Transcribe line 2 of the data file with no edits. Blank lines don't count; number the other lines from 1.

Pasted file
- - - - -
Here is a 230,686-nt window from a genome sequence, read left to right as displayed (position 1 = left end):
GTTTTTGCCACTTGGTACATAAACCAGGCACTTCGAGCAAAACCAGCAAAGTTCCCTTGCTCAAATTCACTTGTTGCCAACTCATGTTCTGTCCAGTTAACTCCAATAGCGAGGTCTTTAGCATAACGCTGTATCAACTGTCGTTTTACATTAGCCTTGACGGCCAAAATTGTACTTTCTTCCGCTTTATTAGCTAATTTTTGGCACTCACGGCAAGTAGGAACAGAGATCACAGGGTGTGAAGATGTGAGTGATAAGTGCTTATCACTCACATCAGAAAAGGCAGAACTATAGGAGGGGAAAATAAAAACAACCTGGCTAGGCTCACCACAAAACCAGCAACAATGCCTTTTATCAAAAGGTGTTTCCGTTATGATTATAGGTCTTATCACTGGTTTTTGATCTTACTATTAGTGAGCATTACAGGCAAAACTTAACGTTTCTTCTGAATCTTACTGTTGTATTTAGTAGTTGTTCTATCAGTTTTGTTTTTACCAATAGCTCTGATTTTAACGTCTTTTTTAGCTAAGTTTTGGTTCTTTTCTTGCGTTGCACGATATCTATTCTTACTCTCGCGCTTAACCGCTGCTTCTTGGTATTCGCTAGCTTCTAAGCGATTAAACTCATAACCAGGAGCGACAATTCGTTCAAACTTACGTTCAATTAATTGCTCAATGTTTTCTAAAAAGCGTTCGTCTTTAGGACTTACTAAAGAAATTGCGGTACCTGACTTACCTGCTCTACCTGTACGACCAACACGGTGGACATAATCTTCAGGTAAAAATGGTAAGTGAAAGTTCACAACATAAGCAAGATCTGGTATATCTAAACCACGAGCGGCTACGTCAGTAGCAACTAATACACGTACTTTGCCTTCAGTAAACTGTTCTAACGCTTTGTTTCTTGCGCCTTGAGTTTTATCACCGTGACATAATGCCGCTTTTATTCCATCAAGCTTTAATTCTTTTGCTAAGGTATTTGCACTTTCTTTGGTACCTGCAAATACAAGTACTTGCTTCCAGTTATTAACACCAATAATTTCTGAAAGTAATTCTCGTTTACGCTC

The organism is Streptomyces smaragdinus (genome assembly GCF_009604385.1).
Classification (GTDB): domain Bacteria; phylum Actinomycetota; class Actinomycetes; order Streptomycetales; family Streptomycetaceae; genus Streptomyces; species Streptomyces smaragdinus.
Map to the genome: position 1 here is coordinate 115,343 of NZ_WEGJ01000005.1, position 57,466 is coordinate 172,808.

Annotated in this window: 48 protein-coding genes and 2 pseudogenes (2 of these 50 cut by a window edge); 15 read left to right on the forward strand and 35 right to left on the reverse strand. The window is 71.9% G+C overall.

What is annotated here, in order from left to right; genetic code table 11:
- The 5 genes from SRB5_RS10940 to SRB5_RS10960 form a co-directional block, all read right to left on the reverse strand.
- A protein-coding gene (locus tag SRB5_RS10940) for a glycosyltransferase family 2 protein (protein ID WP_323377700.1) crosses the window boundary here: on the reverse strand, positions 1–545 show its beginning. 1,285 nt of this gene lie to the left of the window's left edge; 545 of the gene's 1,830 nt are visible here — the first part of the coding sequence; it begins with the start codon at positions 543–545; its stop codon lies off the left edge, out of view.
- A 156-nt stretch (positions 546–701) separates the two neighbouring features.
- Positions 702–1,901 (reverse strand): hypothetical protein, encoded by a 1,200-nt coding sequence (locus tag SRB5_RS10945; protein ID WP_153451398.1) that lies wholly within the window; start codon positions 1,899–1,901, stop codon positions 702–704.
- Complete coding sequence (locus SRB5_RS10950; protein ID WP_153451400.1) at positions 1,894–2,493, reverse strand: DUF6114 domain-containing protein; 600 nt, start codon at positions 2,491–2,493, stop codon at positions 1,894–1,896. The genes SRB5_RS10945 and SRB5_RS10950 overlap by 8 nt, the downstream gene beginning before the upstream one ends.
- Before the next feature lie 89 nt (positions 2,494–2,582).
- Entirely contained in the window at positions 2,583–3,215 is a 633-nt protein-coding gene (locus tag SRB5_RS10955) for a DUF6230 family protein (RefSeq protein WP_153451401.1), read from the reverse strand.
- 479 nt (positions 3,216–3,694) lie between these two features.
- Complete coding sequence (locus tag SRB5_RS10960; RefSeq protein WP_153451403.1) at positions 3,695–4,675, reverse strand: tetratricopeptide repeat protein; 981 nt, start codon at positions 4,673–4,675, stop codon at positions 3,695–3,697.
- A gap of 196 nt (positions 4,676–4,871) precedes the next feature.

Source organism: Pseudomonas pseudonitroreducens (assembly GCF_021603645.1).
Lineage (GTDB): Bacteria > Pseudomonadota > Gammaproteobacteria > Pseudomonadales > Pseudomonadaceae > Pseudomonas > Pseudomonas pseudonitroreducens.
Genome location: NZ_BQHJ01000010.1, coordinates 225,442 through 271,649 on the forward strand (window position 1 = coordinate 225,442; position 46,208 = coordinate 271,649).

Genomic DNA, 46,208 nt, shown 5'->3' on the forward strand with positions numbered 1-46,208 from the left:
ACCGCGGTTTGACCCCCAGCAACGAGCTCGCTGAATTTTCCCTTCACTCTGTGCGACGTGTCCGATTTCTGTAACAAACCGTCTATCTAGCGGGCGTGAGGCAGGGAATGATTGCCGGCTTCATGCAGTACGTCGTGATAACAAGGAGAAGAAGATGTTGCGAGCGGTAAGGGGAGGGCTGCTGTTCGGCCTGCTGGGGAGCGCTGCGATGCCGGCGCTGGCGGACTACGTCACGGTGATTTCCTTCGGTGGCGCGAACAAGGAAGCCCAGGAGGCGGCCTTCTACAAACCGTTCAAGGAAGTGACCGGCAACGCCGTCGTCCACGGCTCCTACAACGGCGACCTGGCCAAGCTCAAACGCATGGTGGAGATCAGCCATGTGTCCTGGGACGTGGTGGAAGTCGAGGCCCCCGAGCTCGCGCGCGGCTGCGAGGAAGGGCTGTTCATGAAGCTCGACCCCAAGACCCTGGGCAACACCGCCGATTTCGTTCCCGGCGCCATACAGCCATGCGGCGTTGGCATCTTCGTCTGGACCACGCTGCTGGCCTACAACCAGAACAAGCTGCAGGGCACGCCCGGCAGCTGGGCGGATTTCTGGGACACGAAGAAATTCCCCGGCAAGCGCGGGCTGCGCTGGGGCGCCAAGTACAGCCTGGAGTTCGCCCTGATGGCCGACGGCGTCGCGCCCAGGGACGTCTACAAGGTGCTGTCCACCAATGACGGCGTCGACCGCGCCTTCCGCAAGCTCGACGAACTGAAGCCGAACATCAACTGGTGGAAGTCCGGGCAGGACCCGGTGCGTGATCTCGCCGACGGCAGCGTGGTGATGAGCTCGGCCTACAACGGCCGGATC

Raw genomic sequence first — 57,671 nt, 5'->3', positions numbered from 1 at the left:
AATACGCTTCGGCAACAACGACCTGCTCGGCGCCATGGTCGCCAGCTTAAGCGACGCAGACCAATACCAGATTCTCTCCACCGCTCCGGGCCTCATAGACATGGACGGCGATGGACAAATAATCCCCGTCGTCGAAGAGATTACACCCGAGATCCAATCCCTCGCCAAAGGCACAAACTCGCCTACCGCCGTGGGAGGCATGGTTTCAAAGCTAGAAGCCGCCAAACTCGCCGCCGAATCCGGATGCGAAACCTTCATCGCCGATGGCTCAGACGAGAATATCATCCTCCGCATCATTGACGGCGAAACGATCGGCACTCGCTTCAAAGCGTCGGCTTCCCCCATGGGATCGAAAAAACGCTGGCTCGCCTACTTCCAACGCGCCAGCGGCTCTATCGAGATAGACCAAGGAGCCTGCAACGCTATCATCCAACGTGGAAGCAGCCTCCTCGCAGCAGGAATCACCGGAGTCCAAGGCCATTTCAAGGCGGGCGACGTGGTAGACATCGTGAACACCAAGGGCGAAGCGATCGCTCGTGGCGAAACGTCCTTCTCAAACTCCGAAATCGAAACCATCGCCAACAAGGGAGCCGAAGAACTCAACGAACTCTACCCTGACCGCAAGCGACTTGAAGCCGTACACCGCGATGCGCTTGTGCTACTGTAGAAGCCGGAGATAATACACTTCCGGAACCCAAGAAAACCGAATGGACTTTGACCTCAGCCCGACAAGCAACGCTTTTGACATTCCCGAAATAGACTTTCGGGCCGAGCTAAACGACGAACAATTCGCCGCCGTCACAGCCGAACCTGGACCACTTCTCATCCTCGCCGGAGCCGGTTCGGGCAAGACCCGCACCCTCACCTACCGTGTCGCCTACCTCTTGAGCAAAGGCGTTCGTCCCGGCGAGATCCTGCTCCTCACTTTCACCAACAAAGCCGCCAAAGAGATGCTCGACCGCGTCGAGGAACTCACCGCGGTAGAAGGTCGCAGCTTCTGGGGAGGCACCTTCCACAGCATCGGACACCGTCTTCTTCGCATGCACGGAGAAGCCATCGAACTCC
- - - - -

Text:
GTTTTTGCCACTTGGTACATAAACCAGGCACTTCGAGCAAAACCAGCAAAGTTCCCTTGCTCAAATTCACTTGTTGCCAACTCATGTTCTGTCCAGTTAACTCCAATAGCGAGGTCTTTAGCATAACGCTGTATCAACTGTCGTTTTACATTAGCCTTGACGGCCAAAATTGTACTTTCTTCCGCTTTATTAGCTAATTTTTGGCACTCACGGCAAGTAGGAACAGAGATCACAGGGTGTGAAGATGTGAGTGATAAGTGCTTATCACTCACATCAGAAAAGGCAGAACTATAGGAGGGGAAAATAAAAACAACCTGGCTAGGCTCACCACAAAACCAGCAACAATGCCTTTTATCAAAAGGTGTTTCCGTTATGATTATAGGTCTTATCACTGGTTTTTGATCTTACTATTAGTGAGCATTACAGGCAAAACTTAACGTTTCTTCTGAATCTTACTGTTGTATTTAGTAGTTGTTCTATCAGTTTTGTTTTTACCAATAGCTCTGATTTTAACGTCTTTTTTAGCTAAGTTTTGGTTCTTTTCTTGCGTTGCACGATATCTATTCTTACTCTCGCGCTTAACCGCTGCTTCTTGGTATTCGCTAGCTTCTAAGCGATTAAACTCATAACCAGGAGCGACAATTCGTTCAAACTTACGTTCAATTAATTGCTCAATGTTTTCTAAAAAGCGTTCGTCTTTAGGACTTACTAAAGAAATTGCGGTACCTGACTTACCTGCTCTACCTGTACGACCAACACGGTGGACATAATCTTCAGGTAAAAATGGTAAGTGAAAGTTCACAACATAAGCAAGATCTGGTATATCTAAACCACGAGCGGCTACGTCAGTAGCAACTAATACACGTACTTTGCCTTCAGTAAACTGTTCTAACGCTTTGTTTCTTGCGCCTTGAGTTTTATCACCGTGACATAATGCCGCTTTTATTCCATCAAGCTTTAATTCTTTTGCTAAGGTATTTGCACTTTCTTTGGTACCTGCAAATACAAGTACTTGCTTCCAGTTATTAACACCAATAATTTCTGAAAGTAATTCTCGTTTACGCTC